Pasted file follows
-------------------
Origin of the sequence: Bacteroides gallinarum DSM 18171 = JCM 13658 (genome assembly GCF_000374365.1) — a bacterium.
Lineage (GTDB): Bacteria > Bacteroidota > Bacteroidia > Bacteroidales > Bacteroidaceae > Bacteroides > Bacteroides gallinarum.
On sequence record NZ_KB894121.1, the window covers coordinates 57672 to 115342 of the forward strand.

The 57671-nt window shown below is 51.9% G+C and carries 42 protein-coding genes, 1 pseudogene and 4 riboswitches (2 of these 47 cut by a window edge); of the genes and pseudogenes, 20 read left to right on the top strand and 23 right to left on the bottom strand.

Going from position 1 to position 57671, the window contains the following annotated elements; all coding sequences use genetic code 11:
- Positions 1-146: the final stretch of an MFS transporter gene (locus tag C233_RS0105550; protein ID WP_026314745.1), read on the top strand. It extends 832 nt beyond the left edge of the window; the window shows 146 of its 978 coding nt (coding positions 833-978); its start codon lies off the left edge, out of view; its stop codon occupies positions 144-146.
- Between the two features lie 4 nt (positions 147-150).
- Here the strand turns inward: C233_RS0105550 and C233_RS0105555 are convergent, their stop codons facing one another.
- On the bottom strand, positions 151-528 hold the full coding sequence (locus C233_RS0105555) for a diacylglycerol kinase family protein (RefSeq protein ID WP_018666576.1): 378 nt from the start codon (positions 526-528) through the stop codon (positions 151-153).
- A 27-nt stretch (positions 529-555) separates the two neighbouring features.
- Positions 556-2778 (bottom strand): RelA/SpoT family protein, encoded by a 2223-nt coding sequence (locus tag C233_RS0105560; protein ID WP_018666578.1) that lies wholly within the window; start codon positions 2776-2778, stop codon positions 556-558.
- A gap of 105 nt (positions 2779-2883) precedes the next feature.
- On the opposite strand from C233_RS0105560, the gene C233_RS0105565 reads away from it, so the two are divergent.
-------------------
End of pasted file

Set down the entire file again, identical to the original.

Origin of the sequence: Bacteroides gallinarum DSM 18171 = JCM 13658 (genome assembly GCF_000374365.1) — a bacterium.
Lineage (GTDB): Bacteria > Bacteroidota > Bacteroidia > Bacteroidales > Bacteroidaceae > Bacteroides > Bacteroides gallinarum.
On sequence record NZ_KB894121.1, the window covers coordinates 57672 to 115342 of the forward strand.

The 57671-nt window shown below is 51.9% G+C and carries 42 protein-coding genes, 1 pseudogene and 4 riboswitches (2 of these 47 cut by a window edge); of the genes and pseudogenes, 20 read left to right on the top strand and 23 right to left on the bottom strand.

Going from position 1 to position 57671, the window contains the following annotated elements; all coding sequences use genetic code 11:
- Positions 1-146: the final stretch of an MFS transporter gene (locus tag C233_RS0105550; protein ID WP_026314745.1), read on the top strand. It extends 832 nt beyond the left edge of the window; the window shows 146 of its 978 coding nt (coding positions 833-978); its start codon lies off the left edge, out of view; its stop codon occupies positions 144-146.
- Between the two features lie 4 nt (positions 147-150).
- Here the strand turns inward: C233_RS0105550 and C233_RS0105555 are convergent, their stop codons facing one another.
- On the bottom strand, positions 151-528 hold the full coding sequence (locus C233_RS0105555) for a diacylglycerol kinase family protein (RefSeq protein ID WP_018666576.1): 378 nt from the start codon (positions 526-528) through the stop codon (positions 151-153).
- A 27-nt stretch (positions 529-555) separates the two neighbouring features.
- Positions 556-2778 (bottom strand): RelA/SpoT family protein, encoded by a 2223-nt coding sequence (locus tag C233_RS0105560; protein ID WP_018666578.1) that lies wholly within the window; start codon positions 2776-2778, stop codon positions 556-558.
- A gap of 105 nt (positions 2779-2883) precedes the next feature.
- On the opposite strand from C233_RS0105560, the gene C233_RS0105565 reads away from it, so the two are divergent.